Vehicle demand is hot
Supply chain disruptions major headache for auto producers
Original article written by Peter G. Hall , Vice-President at EDC
It shouldn’t be this way. A pandemic-obsessed public, uncertain about the economy’s future, typically saves as much as it can, spends on essentials only, and shuts down purchases of things that can be deferred. These are usually large, lumpy goods, like vehicles. Guess again—auto sales were one of the fastest sectors of the economy to recover, and demand remains hot. Manufacturers can hardly keep up. What’s going on?
Demand for vehicles stateside—where most Canadian-produced vehicles end up—was scorching to begin with. Average monthly light vehicle sales racked up an annual pace of 17.1 million units in the six months prior to COVID-19, robust by any estimation. March sales plunged to 11.4 million units, and further to 8.7 million in April. May through July were uninspiring, but August zoomed back to 15.2 million units, and they haven’t looked back since. The November-February average was 16.3 million units.
Auto producers were among the most responsive to the crisis. Output in Canada dropped 91% overnight, sending shudders through markets and fuelling speculation of a repeat of the sector’s 2009-style near-death experience. The rapid rebound of sales triggered a restart in production that instantly earned the industry “most improved” bragging rights. They deserved it—this is a sector that is well-versed in shutdowns for retooling, model turnovers, plant refits and so on. Although this one was unscheduled, it went like clockwork. And as soon as needed, the reboot went just as well.
Or did it? Sales are high, but have headed down in February. A seasonal slump? Sorry, the numbers are adjusted for that. Worrywarts might say that it was inevitable, that sales have caught up to the COVID-19 reality. Well, they’d be wrong. Demand isn’t the problem here; it seems to be supply.
Manufactures never like getting ahead of sales. They like to aim for dealer supplies that average 60 days of supply at current sales rates. Across the lower-48, they’re just below that with car sales, but fewer consumer are buying cars; they’re more into crossovers, SUVs, light trucks, and yes, even vans. In these categories, days’ supply has swooned to just 45.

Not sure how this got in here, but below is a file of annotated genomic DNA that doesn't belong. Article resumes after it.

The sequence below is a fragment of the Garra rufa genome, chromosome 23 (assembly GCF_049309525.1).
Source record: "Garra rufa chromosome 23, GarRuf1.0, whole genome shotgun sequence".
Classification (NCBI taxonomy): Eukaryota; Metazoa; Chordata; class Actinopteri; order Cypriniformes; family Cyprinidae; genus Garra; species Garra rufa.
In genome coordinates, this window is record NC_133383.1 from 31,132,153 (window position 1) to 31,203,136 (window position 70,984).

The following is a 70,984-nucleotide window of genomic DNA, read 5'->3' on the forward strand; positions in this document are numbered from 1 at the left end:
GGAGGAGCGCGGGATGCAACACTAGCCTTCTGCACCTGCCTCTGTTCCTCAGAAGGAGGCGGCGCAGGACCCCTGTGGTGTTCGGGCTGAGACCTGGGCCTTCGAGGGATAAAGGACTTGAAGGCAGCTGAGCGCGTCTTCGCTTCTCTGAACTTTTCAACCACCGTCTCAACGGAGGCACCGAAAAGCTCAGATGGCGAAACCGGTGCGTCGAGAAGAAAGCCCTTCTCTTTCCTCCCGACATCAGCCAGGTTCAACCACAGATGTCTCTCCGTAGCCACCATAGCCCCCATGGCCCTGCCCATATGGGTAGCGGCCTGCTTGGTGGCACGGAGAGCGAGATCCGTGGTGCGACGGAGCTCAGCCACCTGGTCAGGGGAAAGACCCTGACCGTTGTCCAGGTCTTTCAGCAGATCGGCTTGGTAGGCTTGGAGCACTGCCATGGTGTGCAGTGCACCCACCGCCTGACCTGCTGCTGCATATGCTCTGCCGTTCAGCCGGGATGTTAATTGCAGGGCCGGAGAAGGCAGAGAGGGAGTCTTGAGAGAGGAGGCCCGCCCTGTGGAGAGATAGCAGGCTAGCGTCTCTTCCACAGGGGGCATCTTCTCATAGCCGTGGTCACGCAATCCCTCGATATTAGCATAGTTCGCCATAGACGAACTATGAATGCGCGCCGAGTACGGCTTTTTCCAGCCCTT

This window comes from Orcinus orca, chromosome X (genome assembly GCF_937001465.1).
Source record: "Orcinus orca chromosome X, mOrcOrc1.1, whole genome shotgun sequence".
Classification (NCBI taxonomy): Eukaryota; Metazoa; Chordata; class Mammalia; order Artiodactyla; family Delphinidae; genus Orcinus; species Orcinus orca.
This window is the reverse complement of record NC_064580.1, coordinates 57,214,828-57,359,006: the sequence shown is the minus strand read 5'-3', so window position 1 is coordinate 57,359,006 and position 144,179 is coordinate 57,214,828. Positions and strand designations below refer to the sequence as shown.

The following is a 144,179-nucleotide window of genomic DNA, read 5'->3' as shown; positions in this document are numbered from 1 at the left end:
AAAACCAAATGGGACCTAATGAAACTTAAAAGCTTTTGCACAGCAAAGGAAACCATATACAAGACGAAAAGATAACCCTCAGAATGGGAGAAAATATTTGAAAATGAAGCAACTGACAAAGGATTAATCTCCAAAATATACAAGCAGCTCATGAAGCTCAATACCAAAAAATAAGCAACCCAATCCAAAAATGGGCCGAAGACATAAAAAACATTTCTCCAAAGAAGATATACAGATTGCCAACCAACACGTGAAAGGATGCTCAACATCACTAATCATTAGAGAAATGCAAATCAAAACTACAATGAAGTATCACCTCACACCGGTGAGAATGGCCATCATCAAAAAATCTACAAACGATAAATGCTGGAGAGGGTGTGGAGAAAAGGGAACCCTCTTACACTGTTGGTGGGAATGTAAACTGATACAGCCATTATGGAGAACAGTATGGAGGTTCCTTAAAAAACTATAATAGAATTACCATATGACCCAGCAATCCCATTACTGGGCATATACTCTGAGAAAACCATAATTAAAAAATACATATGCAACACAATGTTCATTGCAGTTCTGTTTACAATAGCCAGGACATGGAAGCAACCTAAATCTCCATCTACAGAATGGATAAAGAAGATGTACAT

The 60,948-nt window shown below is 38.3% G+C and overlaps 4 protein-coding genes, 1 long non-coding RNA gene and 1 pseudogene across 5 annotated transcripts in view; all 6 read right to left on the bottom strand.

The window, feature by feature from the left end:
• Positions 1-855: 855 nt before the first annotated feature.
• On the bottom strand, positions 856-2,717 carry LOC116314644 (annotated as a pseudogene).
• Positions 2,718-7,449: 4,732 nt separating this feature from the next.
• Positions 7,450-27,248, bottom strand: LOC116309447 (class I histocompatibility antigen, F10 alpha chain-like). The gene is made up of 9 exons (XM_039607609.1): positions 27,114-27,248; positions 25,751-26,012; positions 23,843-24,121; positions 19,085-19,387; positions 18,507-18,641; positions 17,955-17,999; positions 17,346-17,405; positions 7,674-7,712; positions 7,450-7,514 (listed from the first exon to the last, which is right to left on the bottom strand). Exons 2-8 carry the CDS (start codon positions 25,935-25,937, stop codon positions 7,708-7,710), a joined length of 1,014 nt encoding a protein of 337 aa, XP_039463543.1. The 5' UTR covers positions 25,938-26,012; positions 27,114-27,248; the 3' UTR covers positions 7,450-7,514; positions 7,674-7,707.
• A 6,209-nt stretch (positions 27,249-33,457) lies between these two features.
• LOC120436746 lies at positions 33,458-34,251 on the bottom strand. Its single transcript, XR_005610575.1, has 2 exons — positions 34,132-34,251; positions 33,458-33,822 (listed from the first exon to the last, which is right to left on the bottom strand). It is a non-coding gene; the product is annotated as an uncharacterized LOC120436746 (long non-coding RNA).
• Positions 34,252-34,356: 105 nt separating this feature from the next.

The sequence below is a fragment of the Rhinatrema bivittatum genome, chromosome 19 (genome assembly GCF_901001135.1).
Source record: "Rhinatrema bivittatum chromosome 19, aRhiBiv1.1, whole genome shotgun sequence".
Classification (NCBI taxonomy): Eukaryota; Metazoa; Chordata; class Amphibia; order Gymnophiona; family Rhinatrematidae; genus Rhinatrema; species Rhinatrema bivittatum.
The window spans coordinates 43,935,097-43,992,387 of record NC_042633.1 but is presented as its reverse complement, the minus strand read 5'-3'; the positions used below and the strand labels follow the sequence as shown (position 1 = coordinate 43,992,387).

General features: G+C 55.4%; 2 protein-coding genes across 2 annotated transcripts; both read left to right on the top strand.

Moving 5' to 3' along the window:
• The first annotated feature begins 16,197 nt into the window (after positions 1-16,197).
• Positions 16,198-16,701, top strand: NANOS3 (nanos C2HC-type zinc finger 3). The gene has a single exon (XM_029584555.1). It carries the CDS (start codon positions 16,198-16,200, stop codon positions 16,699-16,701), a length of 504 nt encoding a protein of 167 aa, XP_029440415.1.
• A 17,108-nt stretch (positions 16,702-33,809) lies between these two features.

This is the worst supply has been since 2009, but it’s nothing new; lot inventories have surprised the industry, averaging just 51 days’ supply since last June—for this hot-selling category, producers have barely been able to keep up.
For an industry as responsive as this one, that’s not good. The problem isn’t organization; there seem to be shortages of key inputs. Soaring copper prices indicate how this and other base metals have recently been hard to get. At the same time, supply constraints in Asia have dogged the microchip industry—a potential show-stopper for vehicle producers.
Vehicle demand isn’t likely to swoon anytime soon; employment in the United States is back on the rise, and consumers have a mountain of mid-COVID-19 cash stashed in easy-to-access bank accounts. All indications are that they’ll be back in full buying mode as soon as they get the all-clear. For auto producers, the supply problem is far from over.
Sounds like a nice problem to have. Not really—Canadian exporters of autos and auto parts recovered handily, rising to 110% of pre-pandemic exports by July. No other industry, with the exception of food, saw anything like it. Exports have since rolled back to 8% below the pre-pandemic peak, again, not because of demand—this is largely a supply thing.
It’s a good thing, because nobody wants to contemplate layoffs at this stage of the game. Far from it; it seems like the industry is going to spend the next few months making up for lost time. In all likelihood, we’ll be back to the same pre-pandemic laments about capacity problems before you know it.
The bottom line?
One of the greatest signals of the U.S. economy’s fundamental strength is consumer willingness to spend on big-ticket items, like vehicles. No, this isn’t some anomalous low-interest-rate bender; savings are high and liquid, and confidence isn’t in the quagmire that popular media outlets would suggest. This is great news for a key Canadian export sector, and indications are that it should have a great summer and fall in 2021. Can the Canadian auto industry feel the G-force already?